Childhood traumatic brain injuries predict risk of poor long-term outcomes

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Eleanor Kennedy reports on a nationwide Swedish cohort study, which finds that traumatic brain injury consistently predicted later risk of premature mortality, psychiatric inpatient admission, psychiatric outpatient visits, disability pension, welfare recipiency and low educational attainment.

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Work Capability Assessments linked with increase in suicides

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Ian Cummins considers the findings of a recent longitudinal study that measures the impact that welfare reform and disability assessments have had on mental illness and rates of suicide.

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‘Beat the cheat’: disability welfare benefits and newspaper reporting

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Gerry Bennison offers food for thought in his blog on research into how disability welfare has been characterised in popular UK tabloid articles.

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Shirkers and scroungers: Is there a link between mental health discrimination and welfare reform?

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In her first Social Care Elf blog, Sarah Carr looks at an evaluation of the Time to Change anti-stigma campaign and discovers some new findings on discrimination against those living with mental health problems.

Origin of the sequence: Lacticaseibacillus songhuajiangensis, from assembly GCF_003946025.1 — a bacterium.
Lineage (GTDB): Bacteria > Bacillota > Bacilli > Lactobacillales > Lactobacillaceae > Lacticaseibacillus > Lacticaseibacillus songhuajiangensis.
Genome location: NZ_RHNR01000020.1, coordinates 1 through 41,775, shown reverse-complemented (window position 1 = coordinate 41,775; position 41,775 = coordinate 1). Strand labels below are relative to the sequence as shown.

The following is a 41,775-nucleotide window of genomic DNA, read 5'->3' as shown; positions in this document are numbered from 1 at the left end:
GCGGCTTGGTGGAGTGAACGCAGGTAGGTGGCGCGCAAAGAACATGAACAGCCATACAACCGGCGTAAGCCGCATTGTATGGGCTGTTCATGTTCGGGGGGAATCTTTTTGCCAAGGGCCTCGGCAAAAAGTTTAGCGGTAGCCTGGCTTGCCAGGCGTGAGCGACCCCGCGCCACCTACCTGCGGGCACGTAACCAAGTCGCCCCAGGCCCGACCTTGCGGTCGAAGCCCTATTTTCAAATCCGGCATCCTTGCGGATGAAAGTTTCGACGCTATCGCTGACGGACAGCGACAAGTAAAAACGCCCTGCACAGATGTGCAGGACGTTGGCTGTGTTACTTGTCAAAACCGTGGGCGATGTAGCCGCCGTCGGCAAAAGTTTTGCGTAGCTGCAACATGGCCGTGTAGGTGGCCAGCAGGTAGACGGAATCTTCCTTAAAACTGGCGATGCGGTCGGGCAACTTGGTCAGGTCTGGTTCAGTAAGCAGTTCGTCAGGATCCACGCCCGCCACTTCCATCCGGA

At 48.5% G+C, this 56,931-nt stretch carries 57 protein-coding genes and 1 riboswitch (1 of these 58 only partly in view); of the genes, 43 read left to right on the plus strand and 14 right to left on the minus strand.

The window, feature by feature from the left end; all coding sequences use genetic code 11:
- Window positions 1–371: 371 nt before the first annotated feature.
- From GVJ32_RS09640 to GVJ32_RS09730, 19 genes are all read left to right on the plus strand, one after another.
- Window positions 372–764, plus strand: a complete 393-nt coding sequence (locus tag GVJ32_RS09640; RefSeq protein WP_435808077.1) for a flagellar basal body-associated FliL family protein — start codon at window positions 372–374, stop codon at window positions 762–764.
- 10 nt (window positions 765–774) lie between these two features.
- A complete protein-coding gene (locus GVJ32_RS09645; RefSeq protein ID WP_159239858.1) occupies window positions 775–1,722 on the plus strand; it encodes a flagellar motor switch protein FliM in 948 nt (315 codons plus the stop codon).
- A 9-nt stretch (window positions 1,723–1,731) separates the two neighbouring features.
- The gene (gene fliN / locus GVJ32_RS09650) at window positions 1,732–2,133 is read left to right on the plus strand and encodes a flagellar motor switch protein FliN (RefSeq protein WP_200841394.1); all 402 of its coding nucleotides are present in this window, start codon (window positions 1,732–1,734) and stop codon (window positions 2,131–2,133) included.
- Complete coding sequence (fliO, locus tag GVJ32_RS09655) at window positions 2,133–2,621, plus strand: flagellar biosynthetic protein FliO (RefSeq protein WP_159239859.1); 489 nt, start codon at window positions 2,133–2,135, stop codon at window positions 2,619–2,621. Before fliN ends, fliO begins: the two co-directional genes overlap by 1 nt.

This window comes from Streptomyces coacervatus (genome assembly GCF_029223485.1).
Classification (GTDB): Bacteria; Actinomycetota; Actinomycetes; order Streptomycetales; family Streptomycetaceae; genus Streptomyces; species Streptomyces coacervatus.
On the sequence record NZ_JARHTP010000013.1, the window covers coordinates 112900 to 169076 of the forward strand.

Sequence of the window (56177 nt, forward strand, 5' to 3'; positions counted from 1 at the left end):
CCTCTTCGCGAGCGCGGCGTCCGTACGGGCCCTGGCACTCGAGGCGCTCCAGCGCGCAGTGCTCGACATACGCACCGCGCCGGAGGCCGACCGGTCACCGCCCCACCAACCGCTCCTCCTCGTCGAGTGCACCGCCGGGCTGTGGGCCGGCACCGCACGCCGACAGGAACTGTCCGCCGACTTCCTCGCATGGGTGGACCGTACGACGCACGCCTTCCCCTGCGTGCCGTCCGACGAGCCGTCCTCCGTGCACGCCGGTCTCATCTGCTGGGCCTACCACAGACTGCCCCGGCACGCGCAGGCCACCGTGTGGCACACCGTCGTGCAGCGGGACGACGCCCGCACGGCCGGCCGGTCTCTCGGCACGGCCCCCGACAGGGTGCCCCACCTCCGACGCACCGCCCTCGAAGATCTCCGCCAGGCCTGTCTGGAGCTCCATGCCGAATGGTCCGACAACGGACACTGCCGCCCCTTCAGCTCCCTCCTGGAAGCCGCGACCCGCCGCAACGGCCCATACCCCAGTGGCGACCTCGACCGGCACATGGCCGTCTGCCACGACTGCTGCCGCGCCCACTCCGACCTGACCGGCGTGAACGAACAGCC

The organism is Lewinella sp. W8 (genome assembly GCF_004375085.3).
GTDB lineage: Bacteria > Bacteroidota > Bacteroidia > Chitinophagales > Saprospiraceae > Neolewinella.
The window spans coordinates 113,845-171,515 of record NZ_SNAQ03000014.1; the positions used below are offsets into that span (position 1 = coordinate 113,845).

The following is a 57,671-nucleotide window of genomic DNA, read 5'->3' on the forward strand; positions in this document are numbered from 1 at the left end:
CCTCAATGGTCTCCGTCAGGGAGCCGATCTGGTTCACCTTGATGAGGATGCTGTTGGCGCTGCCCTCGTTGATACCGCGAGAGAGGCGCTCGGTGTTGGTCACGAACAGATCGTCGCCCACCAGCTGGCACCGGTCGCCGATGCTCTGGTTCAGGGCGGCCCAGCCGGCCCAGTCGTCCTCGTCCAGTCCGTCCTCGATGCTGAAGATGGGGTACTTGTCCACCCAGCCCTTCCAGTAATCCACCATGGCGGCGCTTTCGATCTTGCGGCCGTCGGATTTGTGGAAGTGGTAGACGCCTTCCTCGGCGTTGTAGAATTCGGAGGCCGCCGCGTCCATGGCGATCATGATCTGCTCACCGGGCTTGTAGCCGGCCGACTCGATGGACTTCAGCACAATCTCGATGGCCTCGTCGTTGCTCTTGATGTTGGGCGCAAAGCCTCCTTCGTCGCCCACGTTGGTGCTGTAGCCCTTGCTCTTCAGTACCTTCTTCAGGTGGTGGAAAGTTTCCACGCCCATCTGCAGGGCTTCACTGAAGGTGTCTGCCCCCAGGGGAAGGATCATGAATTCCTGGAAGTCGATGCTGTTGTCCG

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UK survey finds that social firms may help with vocational recovery for people with mental illness

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In the UK it is a shocking statistic that around 80-90% of people with severe mental illness are not in work.  Unemployment impacts negatively not only on the individual, but is also costly to the government. Employment is now embedded in key mental health policy as a central part of recovery. However, despite this, and [read the full story…]

Depressed people on disability benefits do as well on CBT as people not receiving benefits, according to new systematic review

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I’ve read with interest a number of recent publications that suggest that cognitive behavioural therapy (CBT) may be less effective in patients receiving disability benefits versus other patients. The theory here is that the specific circumstances of being on disability benefits may somehow lead to poorer outcomes following CBT. There’s some evidence in other clinical [read the full story…]